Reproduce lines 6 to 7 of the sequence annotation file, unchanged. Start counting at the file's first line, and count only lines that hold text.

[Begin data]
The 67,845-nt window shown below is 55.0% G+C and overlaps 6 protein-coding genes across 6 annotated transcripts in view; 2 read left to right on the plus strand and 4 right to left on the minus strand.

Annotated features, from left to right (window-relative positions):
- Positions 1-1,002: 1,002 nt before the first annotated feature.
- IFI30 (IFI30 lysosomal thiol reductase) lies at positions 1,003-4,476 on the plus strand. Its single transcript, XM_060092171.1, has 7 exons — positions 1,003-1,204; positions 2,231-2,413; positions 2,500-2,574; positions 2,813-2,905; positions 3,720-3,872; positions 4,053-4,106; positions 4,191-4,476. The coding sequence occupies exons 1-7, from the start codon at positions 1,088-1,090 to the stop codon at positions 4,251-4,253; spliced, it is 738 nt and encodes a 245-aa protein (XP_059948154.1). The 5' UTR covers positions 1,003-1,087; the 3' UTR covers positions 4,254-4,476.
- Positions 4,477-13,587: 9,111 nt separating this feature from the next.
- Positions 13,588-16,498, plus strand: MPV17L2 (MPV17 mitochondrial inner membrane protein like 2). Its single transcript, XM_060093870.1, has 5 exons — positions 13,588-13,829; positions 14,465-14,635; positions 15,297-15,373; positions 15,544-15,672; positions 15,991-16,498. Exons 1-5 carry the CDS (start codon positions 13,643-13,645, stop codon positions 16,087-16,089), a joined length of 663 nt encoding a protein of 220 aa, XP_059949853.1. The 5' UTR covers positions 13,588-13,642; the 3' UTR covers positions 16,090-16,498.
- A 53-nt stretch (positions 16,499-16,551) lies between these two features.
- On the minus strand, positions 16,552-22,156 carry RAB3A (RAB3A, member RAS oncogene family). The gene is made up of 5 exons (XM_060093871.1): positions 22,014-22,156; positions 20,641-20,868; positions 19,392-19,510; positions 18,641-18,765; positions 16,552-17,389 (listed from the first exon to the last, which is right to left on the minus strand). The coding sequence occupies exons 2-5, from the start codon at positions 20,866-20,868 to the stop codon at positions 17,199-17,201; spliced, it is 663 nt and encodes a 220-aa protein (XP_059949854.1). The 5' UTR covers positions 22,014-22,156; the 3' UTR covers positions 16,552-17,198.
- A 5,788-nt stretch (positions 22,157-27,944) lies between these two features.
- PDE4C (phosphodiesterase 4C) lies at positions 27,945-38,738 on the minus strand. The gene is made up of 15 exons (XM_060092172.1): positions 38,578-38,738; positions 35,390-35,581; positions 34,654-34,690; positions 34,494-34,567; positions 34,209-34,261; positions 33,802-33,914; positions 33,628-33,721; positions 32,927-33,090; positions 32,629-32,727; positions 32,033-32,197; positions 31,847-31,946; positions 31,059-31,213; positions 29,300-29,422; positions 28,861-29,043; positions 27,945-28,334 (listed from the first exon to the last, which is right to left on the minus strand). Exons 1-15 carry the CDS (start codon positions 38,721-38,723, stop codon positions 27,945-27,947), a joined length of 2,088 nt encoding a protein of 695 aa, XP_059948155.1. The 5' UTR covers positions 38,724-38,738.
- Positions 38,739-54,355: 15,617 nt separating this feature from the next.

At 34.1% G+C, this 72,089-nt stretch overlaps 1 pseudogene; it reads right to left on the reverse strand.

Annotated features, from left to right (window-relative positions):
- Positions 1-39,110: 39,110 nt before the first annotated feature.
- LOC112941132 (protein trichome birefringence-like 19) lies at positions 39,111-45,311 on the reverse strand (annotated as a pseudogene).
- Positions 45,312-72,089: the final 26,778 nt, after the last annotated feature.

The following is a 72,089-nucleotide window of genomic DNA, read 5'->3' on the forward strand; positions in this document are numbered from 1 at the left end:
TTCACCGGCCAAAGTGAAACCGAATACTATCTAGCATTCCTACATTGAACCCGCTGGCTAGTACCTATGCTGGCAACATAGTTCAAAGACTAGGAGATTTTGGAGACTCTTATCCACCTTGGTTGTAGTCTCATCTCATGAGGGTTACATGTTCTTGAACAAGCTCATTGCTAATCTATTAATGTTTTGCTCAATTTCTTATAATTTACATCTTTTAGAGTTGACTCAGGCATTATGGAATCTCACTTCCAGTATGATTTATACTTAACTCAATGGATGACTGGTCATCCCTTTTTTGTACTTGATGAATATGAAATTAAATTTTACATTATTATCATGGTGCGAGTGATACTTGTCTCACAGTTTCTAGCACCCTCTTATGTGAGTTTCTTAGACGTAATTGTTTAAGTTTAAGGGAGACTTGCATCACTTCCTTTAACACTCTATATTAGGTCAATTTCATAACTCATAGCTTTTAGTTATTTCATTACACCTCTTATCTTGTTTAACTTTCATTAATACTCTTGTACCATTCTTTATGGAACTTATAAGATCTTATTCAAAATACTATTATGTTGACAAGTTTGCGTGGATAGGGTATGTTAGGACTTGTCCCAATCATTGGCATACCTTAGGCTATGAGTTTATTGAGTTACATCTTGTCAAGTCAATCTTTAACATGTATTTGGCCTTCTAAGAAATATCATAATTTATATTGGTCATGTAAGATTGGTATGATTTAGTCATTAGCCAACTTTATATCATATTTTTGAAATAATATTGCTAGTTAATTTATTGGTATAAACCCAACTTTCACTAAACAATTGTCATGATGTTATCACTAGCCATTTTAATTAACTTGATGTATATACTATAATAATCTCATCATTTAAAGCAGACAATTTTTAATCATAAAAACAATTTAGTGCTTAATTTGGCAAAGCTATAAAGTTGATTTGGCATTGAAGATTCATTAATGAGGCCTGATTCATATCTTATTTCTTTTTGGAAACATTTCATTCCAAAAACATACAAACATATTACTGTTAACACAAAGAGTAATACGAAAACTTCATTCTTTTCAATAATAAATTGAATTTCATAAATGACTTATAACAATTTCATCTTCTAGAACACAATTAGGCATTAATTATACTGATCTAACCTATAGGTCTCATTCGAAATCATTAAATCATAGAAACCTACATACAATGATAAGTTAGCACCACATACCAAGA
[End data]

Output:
- Positions 13,588-16,498, plus strand: MPV17L2 (MPV17 mitochondrial inner membrane protein like 2). Its single transcript, XM_060093870.1, has 5 exons — positions 13,588-13,829; positions 14,465-14,635; positions 15,297-15,373; positions 15,544-15,672; positions 15,991-16,498. Exons 1-5 carry the CDS (start codon positions 13,643-13,645, stop codon positions 16,087-16,089), a joined length of 663 nt encoding a protein of 220 aa, XP_059949853.1. The 5' UTR covers positions 13,588-13,642; the 3' UTR covers positions 16,090-16,498.
- A 53-nt stretch (positions 16,499-16,551) lies between these two features.